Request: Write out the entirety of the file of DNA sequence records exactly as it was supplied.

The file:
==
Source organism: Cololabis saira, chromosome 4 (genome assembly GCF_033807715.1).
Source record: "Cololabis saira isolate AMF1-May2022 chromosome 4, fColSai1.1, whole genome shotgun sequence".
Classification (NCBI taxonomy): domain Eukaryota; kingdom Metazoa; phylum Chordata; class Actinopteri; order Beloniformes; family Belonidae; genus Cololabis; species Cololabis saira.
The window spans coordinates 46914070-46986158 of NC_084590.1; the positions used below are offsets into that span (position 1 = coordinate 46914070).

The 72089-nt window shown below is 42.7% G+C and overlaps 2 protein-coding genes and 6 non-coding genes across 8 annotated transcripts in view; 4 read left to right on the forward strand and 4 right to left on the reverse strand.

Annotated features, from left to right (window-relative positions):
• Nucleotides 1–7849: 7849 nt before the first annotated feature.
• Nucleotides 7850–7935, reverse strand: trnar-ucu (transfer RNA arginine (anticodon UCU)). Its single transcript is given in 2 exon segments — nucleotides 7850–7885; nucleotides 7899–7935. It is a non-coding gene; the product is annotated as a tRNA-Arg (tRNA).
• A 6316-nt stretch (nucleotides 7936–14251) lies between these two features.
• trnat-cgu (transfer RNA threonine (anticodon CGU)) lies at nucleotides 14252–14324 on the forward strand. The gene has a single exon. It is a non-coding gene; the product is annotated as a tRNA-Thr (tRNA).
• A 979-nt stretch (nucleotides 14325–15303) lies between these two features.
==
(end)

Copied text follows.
Source organism: Cololabis saira, chromosome 4 (genome assembly GCF_033807715.1).
Source record: "Cololabis saira isolate AMF1-May2022 chromosome 4, fColSai1.1, whole genome shotgun sequence".
Classification (NCBI taxonomy): domain Eukaryota; kingdom Metazoa; phylum Chordata; class Actinopteri; order Beloniformes; family Belonidae; genus Cololabis; species Cololabis saira.
The window spans coordinates 46914070-46986158 of NC_084590.1; the positions used below are offsets into that span (position 1 = coordinate 46914070).

The 72089-nt window shown below is 42.7% G+C and overlaps 2 protein-coding genes and 6 non-coding genes across 8 annotated transcripts in view; 4 read left to right on the forward strand and 4 right to left on the reverse strand.

Annotated features, from left to right (window-relative positions):
• Nucleotides 1–7849: 7849 nt before the first annotated feature.
• Nucleotides 7850–7935, reverse strand: trnar-ucu (transfer RNA arginine (anticodon UCU)). Its single transcript is given in 2 exon segments — nucleotides 7850–7885; nucleotides 7899–7935. It is a non-coding gene; the product is annotated as a tRNA-Arg (tRNA).
• A 6316-nt stretch (nucleotides 7936–14251) lies between these two features.
• trnat-cgu (transfer RNA threonine (anticodon CGU)) lies at nucleotides 14252–14324 on the forward strand. The gene has a single exon. It is a non-coding gene; the product is annotated as a tRNA-Thr (tRNA).
• A 979-nt stretch (nucleotides 14325–15303) lies between these two features.